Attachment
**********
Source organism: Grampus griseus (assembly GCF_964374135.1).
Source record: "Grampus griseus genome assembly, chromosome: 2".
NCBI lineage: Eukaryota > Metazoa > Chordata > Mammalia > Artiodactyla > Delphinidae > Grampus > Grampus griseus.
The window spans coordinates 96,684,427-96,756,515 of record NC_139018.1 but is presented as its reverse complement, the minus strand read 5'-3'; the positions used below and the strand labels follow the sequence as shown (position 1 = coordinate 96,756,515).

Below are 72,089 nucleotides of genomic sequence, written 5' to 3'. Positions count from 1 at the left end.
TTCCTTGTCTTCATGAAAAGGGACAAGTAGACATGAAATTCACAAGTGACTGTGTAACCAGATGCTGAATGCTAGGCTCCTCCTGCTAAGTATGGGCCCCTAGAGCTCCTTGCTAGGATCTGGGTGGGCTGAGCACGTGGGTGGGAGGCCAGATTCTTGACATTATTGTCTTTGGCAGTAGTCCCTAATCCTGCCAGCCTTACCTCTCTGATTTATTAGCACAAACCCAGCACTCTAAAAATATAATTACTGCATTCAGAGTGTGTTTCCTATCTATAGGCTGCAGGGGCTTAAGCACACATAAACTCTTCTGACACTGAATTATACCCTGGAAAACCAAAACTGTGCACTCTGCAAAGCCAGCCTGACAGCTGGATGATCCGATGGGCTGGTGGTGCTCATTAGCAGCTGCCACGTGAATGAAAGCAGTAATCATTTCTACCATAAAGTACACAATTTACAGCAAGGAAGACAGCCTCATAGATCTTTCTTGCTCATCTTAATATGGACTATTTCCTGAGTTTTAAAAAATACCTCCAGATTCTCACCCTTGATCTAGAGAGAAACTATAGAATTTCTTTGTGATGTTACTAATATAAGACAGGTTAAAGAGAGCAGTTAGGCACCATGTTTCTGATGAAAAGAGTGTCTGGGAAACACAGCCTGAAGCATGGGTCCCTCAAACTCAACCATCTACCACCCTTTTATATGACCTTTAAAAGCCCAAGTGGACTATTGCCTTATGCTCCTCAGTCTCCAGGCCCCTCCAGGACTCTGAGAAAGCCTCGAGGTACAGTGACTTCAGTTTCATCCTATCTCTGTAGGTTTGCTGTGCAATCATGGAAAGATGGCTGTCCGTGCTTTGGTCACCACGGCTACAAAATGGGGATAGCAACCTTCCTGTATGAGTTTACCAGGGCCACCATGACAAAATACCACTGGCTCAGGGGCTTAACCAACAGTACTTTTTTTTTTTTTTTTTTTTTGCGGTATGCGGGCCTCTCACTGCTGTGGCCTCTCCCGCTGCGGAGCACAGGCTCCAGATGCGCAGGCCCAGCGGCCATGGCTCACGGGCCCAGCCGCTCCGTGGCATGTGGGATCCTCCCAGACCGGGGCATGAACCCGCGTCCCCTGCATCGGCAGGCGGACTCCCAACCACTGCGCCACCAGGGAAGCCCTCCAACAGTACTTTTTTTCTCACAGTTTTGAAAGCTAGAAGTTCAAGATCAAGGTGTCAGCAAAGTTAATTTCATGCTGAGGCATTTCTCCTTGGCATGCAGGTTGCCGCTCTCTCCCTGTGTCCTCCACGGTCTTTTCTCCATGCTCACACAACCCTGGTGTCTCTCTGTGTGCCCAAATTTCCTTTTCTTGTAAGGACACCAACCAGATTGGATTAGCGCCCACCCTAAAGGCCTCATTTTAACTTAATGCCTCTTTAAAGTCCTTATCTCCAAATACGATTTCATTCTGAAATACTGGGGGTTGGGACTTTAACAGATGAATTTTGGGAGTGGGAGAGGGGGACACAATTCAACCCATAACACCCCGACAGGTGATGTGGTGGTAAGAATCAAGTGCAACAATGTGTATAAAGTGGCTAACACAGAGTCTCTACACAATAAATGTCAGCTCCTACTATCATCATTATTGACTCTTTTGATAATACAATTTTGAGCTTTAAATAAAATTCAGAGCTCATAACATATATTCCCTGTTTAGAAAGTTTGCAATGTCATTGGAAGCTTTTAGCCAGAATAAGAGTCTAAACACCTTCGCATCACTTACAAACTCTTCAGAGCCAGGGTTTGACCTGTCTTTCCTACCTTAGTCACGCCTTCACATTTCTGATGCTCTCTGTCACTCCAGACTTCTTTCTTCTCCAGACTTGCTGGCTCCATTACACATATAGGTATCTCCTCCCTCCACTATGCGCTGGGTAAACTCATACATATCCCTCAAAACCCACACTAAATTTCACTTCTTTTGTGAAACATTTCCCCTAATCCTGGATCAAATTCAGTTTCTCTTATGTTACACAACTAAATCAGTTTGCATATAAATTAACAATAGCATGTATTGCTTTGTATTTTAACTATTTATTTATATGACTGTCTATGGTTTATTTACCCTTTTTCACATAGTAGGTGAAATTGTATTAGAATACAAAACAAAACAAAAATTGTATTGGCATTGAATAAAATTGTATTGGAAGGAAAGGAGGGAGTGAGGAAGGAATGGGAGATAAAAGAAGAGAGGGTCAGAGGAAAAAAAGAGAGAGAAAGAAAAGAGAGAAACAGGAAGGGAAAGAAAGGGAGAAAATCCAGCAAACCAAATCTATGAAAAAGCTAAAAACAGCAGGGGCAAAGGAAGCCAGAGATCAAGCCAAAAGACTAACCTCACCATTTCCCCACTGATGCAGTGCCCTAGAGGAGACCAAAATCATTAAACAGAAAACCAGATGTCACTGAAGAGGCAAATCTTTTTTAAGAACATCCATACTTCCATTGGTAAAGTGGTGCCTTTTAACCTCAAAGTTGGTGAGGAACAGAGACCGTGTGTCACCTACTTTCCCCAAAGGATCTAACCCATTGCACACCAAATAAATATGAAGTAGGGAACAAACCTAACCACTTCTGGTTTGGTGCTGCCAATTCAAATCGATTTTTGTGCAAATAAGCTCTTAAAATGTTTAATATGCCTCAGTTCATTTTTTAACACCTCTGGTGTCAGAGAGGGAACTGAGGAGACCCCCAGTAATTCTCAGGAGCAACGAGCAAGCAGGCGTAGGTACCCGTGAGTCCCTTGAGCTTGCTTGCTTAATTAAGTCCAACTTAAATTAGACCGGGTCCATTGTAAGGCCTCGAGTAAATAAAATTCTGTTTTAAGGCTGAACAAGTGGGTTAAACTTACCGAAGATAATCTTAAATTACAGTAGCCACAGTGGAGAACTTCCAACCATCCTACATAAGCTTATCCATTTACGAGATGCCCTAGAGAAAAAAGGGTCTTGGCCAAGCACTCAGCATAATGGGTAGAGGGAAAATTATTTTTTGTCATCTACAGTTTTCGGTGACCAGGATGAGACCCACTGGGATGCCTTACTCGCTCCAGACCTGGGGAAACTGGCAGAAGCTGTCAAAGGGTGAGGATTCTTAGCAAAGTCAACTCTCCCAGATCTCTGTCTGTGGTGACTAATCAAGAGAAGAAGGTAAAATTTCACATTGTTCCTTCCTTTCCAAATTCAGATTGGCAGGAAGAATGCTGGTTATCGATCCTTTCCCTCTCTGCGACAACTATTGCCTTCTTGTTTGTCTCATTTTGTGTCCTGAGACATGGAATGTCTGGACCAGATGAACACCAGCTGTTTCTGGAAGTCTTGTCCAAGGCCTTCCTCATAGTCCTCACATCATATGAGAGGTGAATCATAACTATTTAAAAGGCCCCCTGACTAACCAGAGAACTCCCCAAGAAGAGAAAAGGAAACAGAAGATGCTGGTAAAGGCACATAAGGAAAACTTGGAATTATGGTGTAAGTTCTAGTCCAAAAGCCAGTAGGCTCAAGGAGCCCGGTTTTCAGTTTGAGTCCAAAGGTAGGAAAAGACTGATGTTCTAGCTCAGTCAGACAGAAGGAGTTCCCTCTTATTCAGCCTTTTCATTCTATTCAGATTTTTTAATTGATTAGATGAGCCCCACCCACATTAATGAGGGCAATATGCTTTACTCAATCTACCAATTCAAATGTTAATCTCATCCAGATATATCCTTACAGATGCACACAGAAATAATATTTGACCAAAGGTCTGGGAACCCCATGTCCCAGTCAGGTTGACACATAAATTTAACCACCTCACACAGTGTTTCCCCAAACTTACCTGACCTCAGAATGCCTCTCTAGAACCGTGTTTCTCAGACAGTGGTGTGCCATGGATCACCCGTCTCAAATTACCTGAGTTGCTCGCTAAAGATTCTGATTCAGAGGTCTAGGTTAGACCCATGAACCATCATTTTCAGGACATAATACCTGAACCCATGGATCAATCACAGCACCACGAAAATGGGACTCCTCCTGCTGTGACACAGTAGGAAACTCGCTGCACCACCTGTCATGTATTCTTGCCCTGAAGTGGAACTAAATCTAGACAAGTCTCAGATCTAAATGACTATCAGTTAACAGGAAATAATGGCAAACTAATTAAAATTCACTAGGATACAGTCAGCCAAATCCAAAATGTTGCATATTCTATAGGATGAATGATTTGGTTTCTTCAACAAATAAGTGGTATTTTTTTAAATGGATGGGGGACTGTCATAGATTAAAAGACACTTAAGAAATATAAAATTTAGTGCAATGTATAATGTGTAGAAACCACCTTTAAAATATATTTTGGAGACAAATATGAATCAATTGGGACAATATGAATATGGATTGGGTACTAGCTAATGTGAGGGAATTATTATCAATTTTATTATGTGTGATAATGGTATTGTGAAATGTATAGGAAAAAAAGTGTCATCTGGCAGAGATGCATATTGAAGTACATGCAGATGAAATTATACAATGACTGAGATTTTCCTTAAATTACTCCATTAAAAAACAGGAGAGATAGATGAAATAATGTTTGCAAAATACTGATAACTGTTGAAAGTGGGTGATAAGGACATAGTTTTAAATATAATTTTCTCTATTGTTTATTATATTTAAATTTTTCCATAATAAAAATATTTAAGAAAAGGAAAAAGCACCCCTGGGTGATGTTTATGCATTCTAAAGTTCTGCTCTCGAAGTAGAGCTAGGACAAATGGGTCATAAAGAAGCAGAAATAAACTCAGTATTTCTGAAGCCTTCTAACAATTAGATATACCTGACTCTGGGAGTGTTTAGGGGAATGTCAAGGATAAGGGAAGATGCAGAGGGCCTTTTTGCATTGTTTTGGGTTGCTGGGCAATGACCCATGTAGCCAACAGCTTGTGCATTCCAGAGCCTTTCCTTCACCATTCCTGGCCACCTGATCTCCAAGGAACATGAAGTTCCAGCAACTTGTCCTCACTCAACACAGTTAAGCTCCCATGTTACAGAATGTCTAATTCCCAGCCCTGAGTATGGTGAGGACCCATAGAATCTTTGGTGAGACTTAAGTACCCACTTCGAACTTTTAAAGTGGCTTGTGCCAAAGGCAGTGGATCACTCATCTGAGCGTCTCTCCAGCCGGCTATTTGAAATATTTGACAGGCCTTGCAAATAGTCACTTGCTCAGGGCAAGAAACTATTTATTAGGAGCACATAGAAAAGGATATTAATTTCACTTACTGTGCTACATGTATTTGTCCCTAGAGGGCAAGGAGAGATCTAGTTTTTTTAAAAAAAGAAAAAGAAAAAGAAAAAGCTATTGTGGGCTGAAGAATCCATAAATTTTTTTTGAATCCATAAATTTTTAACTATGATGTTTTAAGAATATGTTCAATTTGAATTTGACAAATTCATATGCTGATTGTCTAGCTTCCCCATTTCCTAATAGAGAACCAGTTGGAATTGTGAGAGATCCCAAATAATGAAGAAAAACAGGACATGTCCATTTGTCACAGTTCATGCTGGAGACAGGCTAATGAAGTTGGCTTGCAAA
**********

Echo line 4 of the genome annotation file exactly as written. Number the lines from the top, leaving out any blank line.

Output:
The window spans coordinates 96,684,427-96,756,515 of record NC_139018.1 but is presented as its reverse complement, the minus strand read 5'-3'; the positions used below and the strand labels follow the sequence as shown (position 1 = coordinate 96,756,515).